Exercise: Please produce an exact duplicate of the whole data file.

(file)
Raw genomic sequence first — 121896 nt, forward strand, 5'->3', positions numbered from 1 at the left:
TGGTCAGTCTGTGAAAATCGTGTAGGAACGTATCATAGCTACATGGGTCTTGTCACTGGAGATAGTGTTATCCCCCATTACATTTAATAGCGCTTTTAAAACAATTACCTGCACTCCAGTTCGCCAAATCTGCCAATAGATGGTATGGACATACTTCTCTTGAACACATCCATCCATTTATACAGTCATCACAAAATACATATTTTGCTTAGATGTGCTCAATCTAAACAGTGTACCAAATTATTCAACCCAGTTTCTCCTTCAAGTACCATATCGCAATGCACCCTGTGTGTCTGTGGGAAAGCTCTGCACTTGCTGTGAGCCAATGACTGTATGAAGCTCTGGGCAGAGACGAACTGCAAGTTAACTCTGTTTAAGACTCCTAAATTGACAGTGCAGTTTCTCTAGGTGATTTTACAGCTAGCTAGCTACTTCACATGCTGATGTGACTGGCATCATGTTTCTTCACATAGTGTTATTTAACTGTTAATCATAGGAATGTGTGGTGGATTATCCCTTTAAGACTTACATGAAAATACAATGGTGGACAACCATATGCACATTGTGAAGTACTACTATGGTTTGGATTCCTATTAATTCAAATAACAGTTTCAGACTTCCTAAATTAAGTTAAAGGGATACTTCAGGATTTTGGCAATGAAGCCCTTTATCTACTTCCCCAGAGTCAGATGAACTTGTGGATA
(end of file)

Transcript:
Raw genomic sequence first — 121896 nt, forward strand, 5'->3', positions numbered from 1 at the left:
TGGTCAGTCTGTGAAAATCGTGTAGGAACGTATCATAGCTACATGGGTCTTGTCACTGGAGATAGTGTTATCCCCCATTACATTTAATAGCGCTTTTAAAACAATTACCTGCACTCCAGTTCGCCAAATCTGCCAATAGATGGTATGGACATACTTCTCTTGAACACATCCATCCATTTATACAGTCATCACAAAATACATATTTTGCTTAGATGTGCTCAATCTAAACAGTGTACCAAATTATTCAACCCAGTTTCTCCTTCAAGTACCATATCGCAATGCACCCTGTGTGTCTGTGGGAAAGCTCTGCACTTGCTGTGAGCCAATGACTGTATGAAGCTCTGGGCAGAGACGAACTGCAAGTTAACTCTGTTTAAGACTCCTAAATTGACAGTGCAGTTTCTCTAGGTGATTTTACAGCTAGCTAGCTACTTCACATGCTGATGTGACTGGCATCATGTTTCTTCACATAGTGTTATTTAACTGTTAATCATAGGAATGTGTGGTGGATTATCCCTTTAAGACTTACATGAAAATACAATGGTGGACAACCATATGCACATTGTGAAGTACTACTATGGTTTGGATTCCTATTAATTCAAATAACAGTTTCAGACTTCCTAAATTAAGTTAAAGGGATACTTCAGGATTTTGGCAATGAAGCCCTTTATCTACTTCCCCAGAGTCAGATGAACTTGTGGATA